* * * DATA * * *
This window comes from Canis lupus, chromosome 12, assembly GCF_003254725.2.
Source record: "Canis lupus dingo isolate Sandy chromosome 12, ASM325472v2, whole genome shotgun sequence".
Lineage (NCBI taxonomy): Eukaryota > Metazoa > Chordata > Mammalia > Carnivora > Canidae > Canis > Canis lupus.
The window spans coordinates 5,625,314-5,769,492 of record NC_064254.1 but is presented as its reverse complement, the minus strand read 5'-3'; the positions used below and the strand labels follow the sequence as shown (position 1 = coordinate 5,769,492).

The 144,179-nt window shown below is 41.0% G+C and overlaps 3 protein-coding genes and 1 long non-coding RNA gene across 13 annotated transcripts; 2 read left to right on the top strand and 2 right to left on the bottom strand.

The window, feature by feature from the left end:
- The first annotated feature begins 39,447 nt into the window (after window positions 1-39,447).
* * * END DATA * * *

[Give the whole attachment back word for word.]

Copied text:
This window comes from Canis lupus, chromosome 12, assembly GCF_003254725.2.
Source record: "Canis lupus dingo isolate Sandy chromosome 12, ASM325472v2, whole genome shotgun sequence".
Lineage (NCBI taxonomy): Eukaryota > Metazoa > Chordata > Mammalia > Carnivora > Canidae > Canis > Canis lupus.
The window spans coordinates 5,625,314-5,769,492 of record NC_064254.1 but is presented as its reverse complement, the minus strand read 5'-3'; the positions used below and the strand labels follow the sequence as shown (position 1 = coordinate 5,769,492).

The 144,179-nt window shown below is 41.0% G+C and overlaps 3 protein-coding genes and 1 long non-coding RNA gene across 13 annotated transcripts; 2 read left to right on the top strand and 2 right to left on the bottom strand.

The window, feature by feature from the left end:
- The first annotated feature begins 39,447 nt into the window (after window positions 1-39,447).